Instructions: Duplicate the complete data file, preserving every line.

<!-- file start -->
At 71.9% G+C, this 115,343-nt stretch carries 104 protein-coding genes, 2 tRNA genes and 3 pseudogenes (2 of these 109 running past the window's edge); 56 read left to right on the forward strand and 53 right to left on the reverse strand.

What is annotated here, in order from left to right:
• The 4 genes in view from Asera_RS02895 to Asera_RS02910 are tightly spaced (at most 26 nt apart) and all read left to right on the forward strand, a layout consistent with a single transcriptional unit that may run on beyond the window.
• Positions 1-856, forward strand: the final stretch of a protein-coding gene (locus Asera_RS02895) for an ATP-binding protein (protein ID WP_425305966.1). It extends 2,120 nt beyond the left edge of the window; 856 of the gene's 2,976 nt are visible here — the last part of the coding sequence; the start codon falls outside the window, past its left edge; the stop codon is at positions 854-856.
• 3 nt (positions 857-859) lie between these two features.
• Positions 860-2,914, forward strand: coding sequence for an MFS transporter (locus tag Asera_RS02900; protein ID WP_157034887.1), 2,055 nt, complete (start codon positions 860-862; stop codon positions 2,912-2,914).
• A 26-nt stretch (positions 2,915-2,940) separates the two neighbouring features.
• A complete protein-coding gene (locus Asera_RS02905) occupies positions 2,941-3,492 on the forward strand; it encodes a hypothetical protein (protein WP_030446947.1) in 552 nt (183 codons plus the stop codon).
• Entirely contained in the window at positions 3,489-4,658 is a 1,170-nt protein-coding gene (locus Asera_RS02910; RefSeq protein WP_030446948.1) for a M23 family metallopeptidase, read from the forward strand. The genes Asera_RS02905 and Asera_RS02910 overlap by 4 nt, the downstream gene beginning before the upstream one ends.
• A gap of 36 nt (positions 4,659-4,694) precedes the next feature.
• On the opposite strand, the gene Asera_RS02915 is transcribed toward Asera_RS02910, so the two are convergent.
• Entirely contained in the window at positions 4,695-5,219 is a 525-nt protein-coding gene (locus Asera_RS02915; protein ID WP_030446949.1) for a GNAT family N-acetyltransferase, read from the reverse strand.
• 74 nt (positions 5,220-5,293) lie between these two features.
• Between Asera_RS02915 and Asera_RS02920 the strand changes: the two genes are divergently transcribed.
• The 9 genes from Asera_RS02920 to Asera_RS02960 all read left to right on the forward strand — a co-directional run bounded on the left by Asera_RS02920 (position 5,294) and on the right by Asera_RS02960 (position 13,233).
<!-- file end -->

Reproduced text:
At 71.9% G+C, this 115,343-nt stretch carries 104 protein-coding genes, 2 tRNA genes and 3 pseudogenes (2 of these 109 running past the window's edge); 56 read left to right on the forward strand and 53 right to left on the reverse strand.

What is annotated here, in order from left to right:
• The 4 genes in view from Asera_RS02895 to Asera_RS02910 are tightly spaced (at most 26 nt apart) and all read left to right on the forward strand, a layout consistent with a single transcriptional unit that may run on beyond the window.
• Positions 1-856, forward strand: the final stretch of a protein-coding gene (locus Asera_RS02895) for an ATP-binding protein (protein ID WP_425305966.1). It extends 2,120 nt beyond the left edge of the window; 856 of the gene's 2,976 nt are visible here — the last part of the coding sequence; the start codon falls outside the window, past its left edge; the stop codon is at positions 854-856.
• 3 nt (positions 857-859) lie between these two features.
• Positions 860-2,914, forward strand: coding sequence for an MFS transporter (locus tag Asera_RS02900; protein ID WP_157034887.1), 2,055 nt, complete (start codon positions 860-862; stop codon positions 2,912-2,914).
• A 26-nt stretch (positions 2,915-2,940) separates the two neighbouring features.
• A complete protein-coding gene (locus Asera_RS02905) occupies positions 2,941-3,492 on the forward strand; it encodes a hypothetical protein (protein WP_030446947.1) in 552 nt (183 codons plus the stop codon).
• Entirely contained in the window at positions 3,489-4,658 is a 1,170-nt protein-coding gene (locus Asera_RS02910; RefSeq protein WP_030446948.1) for a M23 family metallopeptidase, read from the forward strand. The genes Asera_RS02905 and Asera_RS02910 overlap by 4 nt, the downstream gene beginning before the upstream one ends.
• A gap of 36 nt (positions 4,659-4,694) precedes the next feature.
• On the opposite strand, the gene Asera_RS02915 is transcribed toward Asera_RS02910, so the two are convergent.
• Entirely contained in the window at positions 4,695-5,219 is a 525-nt protein-coding gene (locus Asera_RS02915; protein ID WP_030446949.1) for a GNAT family N-acetyltransferase, read from the reverse strand.
• 74 nt (positions 5,220-5,293) lie between these two features.
• Between Asera_RS02915 and Asera_RS02920 the strand changes: the two genes are divergently transcribed.
• The 9 genes from Asera_RS02920 to Asera_RS02960 all read left to right on the forward strand — a co-directional run bounded on the left by Asera_RS02920 (position 5,294) and on the right by Asera_RS02960 (position 13,233).